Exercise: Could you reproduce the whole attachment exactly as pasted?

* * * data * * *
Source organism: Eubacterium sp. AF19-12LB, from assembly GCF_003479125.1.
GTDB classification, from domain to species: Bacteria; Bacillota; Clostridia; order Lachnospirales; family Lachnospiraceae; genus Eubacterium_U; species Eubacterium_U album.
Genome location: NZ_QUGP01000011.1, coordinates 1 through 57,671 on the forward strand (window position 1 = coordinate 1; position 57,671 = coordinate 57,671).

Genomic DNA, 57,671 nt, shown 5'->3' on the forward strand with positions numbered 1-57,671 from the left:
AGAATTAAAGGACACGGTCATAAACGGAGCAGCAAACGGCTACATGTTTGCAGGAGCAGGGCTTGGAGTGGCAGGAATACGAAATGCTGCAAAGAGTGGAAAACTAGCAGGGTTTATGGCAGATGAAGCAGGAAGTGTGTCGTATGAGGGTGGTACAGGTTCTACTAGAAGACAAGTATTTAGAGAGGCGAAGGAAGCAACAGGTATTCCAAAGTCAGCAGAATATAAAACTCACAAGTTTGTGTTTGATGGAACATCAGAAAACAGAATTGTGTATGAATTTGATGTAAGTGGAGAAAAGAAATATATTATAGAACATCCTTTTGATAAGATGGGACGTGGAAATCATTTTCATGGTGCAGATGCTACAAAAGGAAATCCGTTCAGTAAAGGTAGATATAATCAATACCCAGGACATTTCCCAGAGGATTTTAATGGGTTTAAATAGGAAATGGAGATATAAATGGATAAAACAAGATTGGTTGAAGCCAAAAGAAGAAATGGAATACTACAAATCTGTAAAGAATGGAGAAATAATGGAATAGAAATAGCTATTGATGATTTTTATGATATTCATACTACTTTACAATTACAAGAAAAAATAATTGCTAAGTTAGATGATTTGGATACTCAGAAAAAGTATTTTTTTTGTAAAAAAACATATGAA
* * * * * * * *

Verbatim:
Source organism: Eubacterium sp. AF19-12LB, from assembly GCF_003479125.1.
GTDB classification, from domain to species: Bacteria; Bacillota; Clostridia; order Lachnospirales; family Lachnospiraceae; genus Eubacterium_U; species Eubacterium_U album.
Genome location: NZ_QUGP01000011.1, coordinates 1 through 57,671 on the forward strand (window position 1 = coordinate 1; position 57,671 = coordinate 57,671).

Genomic DNA, 57,671 nt, shown 5'->3' on the forward strand with positions numbered 1-57,671 from the left:
AGAATTAAAGGACACGGTCATAAACGGAGCAGCAAACGGCTACATGTTTGCAGGAGCAGGGCTTGGAGTGGCAGGAATACGAAATGCTGCAAAGAGTGGAAAACTAGCAGGGTTTATGGCAGATGAAGCAGGAAGTGTGTCGTATGAGGGTGGTACAGGTTCTACTAGAAGACAAGTATTTAGAGAGGCGAAGGAAGCAACAGGTATTCCAAAGTCAGCAGAATATAAAACTCACAAGTTTGTGTTTGATGGAACATCAGAAAACAGAATTGTGTATGAATTTGATGTAAGTGGAGAAAAGAAATATATTATAGAACATCCTTTTGATAAGATGGGACGTGGAAATCATTTTCATGGTGCAGATGCTACAAAAGGAAATCCGTTCAGTAAAGGTAGATATAATCAATACCCAGGACATTTCCCAGAGGATTTTAATGGGTTTAAATAGGAAATGGAGATATAAATGGATAAAACAAGATTGGTTGAAGCCAAAAGAAGAAATGGAATACTACAAATCTGTAAAGAATGGAGAAATAATGGAATAGAAATAGCTATTGATGATTTTTATGATATTCATACTACTTTACAATTACAAGAAAAAATAATTGCTAAGTTAGATGATTTGGATACTCAGAAAAAGTATTTTTTTTGTAAAAAAACATATGAA